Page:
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Filter for star light & videocam

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#1 dragonslayer1

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Posted 22 January 2013 - 11:18 AM

Have a videocam VSS+ I purchased a couple months ago but weather, work and schedule have not cooperated at all. Last night was finally able to get it to work on a non planetary item (M42). Is there' a filter that would work just to specifically tone down the lights from the stars? It was 5* and scope iced up before could really play with settings but it seemed no matter what I did the stars were really bright beams of light. I have seen some other pictures of video captures that seem to have the same thing going on. Any advice would be greatly appreciated, thank you. Kasey :question:

#2 Dwight J

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Posted 22 January 2013 - 12:14 PM

Hi Kasey: I have seen Astronomics UHC filters and 12Nm Ha filters in action and they seem to attenuate the starlight somewhat. Additionally, while watching NSN, some broadcasters were using Virtualdub (freeware) that had a filter that made the stars smaller although I forget what specific filter in Virtualdub. As it is freeware give it a shot...

#3 dragonslayer1

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Posted 23 January 2013 - 11:48 AM

Thanks Dwight, I am not the sharpest knife in the drawer, but I have a UHC, are all UHC filters the same? I haven't tried it but will when I get a chance to use scope again. thanks Kasey

#4 mclewis1

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Posted 23 January 2013 - 12:14 PM

Kasey,

All UHC filters are not exactly the same. For visual use there's not too much of difference but when imaging the sensors in the cameras have a wider range of sensitivity and then some of the differences in the filters start to become apparent.

For video viewing the Astronomik UHC filter is very popular because it also passes quite a bit of IR light, and this helps when viewing galaxies (which often have a significant IR signature). Most other UHC filters don't pass as much IR and when compared to the Astronomik filter the galaxies don't show up quite as well.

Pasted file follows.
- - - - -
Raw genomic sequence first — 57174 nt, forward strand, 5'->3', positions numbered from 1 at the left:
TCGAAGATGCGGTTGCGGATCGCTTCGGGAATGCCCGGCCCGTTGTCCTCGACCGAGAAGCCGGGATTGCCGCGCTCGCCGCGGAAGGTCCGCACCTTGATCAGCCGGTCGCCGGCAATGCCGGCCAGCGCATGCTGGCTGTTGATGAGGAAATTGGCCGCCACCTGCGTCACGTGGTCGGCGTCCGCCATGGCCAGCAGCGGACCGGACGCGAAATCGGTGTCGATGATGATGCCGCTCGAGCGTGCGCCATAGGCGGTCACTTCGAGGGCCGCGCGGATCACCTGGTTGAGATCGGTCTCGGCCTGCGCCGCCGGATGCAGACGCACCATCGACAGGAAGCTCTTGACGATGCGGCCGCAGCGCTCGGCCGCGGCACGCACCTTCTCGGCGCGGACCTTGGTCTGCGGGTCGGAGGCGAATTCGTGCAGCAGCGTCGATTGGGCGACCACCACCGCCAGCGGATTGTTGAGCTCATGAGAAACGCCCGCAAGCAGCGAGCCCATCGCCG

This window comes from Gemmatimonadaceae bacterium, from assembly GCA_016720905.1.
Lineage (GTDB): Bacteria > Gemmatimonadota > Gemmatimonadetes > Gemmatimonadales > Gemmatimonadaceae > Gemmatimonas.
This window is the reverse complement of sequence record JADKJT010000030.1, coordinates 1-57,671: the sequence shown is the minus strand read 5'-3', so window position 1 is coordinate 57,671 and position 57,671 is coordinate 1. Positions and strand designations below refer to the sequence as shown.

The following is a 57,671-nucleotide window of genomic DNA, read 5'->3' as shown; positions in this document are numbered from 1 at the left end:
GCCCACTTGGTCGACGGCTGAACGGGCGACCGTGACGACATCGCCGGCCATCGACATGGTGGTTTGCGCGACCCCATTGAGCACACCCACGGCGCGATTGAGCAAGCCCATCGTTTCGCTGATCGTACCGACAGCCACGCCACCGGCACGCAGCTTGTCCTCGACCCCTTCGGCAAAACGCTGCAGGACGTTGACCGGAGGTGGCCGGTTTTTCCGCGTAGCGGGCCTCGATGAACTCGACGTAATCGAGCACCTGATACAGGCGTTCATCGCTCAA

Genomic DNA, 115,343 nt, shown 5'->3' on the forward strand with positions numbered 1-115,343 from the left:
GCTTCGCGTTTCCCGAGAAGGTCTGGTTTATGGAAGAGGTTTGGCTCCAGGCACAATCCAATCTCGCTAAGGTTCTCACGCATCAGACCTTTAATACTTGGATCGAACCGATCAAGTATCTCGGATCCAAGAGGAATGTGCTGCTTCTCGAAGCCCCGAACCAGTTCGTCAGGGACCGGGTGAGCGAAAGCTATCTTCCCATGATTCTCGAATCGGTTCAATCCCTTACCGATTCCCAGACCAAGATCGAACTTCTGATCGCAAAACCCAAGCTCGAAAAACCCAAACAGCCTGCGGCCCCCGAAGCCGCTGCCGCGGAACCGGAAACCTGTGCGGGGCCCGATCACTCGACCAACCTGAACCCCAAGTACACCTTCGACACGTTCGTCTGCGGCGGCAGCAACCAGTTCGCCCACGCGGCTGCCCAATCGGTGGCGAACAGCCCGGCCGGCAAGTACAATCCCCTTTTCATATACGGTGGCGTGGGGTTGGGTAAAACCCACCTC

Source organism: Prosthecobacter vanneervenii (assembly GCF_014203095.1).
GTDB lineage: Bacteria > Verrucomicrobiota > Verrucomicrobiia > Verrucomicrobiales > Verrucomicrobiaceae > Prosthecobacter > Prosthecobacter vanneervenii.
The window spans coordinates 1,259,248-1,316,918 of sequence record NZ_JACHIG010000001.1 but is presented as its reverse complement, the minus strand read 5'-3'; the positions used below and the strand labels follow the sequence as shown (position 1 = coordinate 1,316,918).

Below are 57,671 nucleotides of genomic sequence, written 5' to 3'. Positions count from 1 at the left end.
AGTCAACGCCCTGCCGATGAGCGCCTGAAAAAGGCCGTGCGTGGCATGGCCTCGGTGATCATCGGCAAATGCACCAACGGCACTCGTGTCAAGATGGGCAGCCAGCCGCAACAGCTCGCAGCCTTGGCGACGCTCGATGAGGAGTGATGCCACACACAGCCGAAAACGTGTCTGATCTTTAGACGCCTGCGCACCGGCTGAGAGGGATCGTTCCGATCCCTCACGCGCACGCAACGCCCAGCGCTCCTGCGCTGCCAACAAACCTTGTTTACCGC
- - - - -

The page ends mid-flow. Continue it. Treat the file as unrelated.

On objects other than galaxies there's not much of a difference between UHC filters. If you don't have an Astronomik model I wouldn't worry. I'd go ahead and get used to using whatever UHC filter you have (which will with longer exposures open up a lot more potential viewing under skies with lots of light pollution). If you then find that your spending a lot of time viewing galaxies then perhaps the additional investment would make sense.

#5 dragonslayer1

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Posted 26 January 2013 - 01:51 PM

I found a really indepth study on filters in the yahoo mallincam site (Jim Thompson: Astronomical filters part 7, how to choose an LP filter).. Mark you are probably aware of it from your visits there. It appears to be a very long ehaustive hands on study covering everything from A-Z... He gives the Astronomis UHC very high marks as well. I think from reading it that one would want a IR CUT filter to also cut down on star brightness?? A way to take the visual output of videocamera and turn stars from bright headlights on a dark night to something that would blend in a little better as they look in real time so to speak. Did I interpet that right??

#6 plav1959

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Posted 26 January 2013 - 02:12 PM

I have an Astronomiks UHC filter but rarely use it with my MCX viewing from a dark site. Star bloat can also be caused by bad seeing, high AGC, etc. The Orion nebula is probably not a good test object for this. If you're looking to see the trapezium stars individually in M42, you would have to turn sense off and switch to shutter to get individual points of light, but then you would lose most of the detail in the nebula. Other nebulae like M8, 16, 17, 27, 57, etc. would give you a better idea about how much you would need a UHC.

#7 dragonslayer1

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Posted 26 January 2013 - 04:05 PM

Thank you very much and your probably right about my settings and conditions. Star bloat is a good term also. It has been so cold and terrible viewing here that trying to learn camera is a mad dash,, get everything set up and try it out before ice covers everything and have to shut down.... :tonofbricks: I know I need more use of camera to learn it and play with settings,, :foreheadslap:

#8 plav1959

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Posted 26 January 2013 - 04:31 PM

Better winter test objects would be the Flame nebula (NGC2024), Running Man nebula (NGC 1977), or M1. NGC 253 is a great galaxy if you have enough southern exposure.






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